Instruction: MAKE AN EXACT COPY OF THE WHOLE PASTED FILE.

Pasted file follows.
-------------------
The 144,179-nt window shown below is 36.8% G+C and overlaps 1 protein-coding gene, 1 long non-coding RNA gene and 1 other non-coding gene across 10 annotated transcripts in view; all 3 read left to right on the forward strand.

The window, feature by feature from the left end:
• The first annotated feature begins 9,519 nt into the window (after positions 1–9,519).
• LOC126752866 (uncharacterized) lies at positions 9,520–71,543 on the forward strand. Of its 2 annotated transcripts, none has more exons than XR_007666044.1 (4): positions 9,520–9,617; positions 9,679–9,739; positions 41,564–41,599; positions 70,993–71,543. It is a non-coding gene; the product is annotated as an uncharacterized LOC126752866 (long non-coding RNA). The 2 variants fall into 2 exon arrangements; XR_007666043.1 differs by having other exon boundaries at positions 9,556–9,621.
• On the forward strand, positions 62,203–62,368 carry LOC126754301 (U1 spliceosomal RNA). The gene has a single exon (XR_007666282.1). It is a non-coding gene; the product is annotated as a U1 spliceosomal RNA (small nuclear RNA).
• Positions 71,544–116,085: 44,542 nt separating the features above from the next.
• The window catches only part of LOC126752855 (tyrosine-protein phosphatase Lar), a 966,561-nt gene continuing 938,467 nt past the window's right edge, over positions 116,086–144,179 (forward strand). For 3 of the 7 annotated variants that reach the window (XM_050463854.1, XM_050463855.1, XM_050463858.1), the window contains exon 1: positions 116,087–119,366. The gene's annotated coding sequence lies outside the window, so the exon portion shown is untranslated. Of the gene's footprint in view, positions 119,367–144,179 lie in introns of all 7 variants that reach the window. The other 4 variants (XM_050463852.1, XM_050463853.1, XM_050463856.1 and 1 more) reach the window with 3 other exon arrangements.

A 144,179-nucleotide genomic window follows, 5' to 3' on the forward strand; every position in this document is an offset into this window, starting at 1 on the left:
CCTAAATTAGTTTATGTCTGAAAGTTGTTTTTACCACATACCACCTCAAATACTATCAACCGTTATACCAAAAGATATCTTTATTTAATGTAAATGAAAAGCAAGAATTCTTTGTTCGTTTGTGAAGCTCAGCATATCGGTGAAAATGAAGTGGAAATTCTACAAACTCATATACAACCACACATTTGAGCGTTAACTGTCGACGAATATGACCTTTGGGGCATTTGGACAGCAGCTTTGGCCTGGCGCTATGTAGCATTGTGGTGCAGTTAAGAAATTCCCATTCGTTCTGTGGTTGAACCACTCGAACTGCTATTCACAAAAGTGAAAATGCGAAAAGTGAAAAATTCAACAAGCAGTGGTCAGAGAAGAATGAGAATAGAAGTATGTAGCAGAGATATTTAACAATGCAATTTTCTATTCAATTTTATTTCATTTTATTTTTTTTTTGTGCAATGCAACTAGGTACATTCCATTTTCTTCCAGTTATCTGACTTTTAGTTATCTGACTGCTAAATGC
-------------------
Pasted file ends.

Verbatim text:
The 144,179-nt window shown below is 36.8% G+C and overlaps 1 protein-coding gene, 1 long non-coding RNA gene and 1 other non-coding gene across 10 annotated transcripts in view; all 3 read left to right on the forward strand.

The window, feature by feature from the left end:
• The first annotated feature begins 9,519 nt into the window (after positions 1–9,519).
• LOC126752866 (uncharacterized) lies at positions 9,520–71,543 on the forward strand. Of its 2 annotated transcripts, none has more exons than XR_007666044.1 (4): positions 9,520–9,617; positions 9,679–9,739; positions 41,564–41,599; positions 70,993–71,543. It is a non-coding gene; the product is annotated as an uncharacterized LOC126752866 (long non-coding RNA). The 2 variants fall into 2 exon arrangements; XR_007666043.1 differs by having other exon boundaries at positions 9,556–9,621.
• On the forward strand, positions 62,203–62,368 carry LOC126754301 (U1 spliceosomal RNA). The gene has a single exon (XR_007666282.1). It is a non-coding gene; the product is annotated as a U1 spliceosomal RNA (small nuclear RNA).
• Positions 71,544–116,085: 44,542 nt separating the features above from the next.
• The window catches only part of LOC126752855 (tyrosine-protein phosphatase Lar), a 966,561-nt gene continuing 938,467 nt past the window's right edge, over positions 116,086–144,179 (forward strand). For 3 of the 7 annotated variants that reach the window (XM_050463854.1, XM_050463855.1, XM_050463858.1), the window contains exon 1: positions 116,087–119,366. The gene's annotated coding sequence lies outside the window, so the exon portion shown is untranslated. Of the gene's footprint in view, positions 119,367–144,179 lie in introns of all 7 variants that reach the window. The other 4 variants (XM_050463852.1, XM_050463853.1, XM_050463856.1 and 1 more) reach the window with 3 other exon arrangements.

A 144,179-nucleotide genomic window follows, 5' to 3' on the forward strand; every position in this document is an offset into this window, starting at 1 on the left:
CCTAAATTAGTTTATGTCTGAAAGTTGTTTTTACCACATACCACCTCAAATACTATCAACCGTTATACCAAAAGATATCTTTATTTAATGTAAATGAAAAGCAAGAATTCTTTGTTCGTTTGTGAAGCTCAGCATATCGGTGAAAATGAAGTGGAAATTCTACAAACTCATATACAACCACACATTTGAGCGTTAACTGTCGACGAATATGACCTTTGGGGCATTTGGACAGCAGCTTTGGCCTGGCGCTATGTAGCATTGTGGTGCAGTTAAGAAATTCCCATTCGTTCTGTGGTTGAACCACTCGAACTGCTATTCACAAAAGTGAAAATGCGAAAAGTGAAAAATTCAACAAGCAGTGGTCAGAGAAGAATGAGAATAGAAGTATGTAGCAGAGATATTTAACAATGCAATTTTCTATTCAATTTTATTTCATTTTATTTTTTTTTTGTGCAATGCAACTAGGTACATTCCATTTTCTTCCAGTTATCTGACTTTTAGTTATCTGACTGCTAAATGC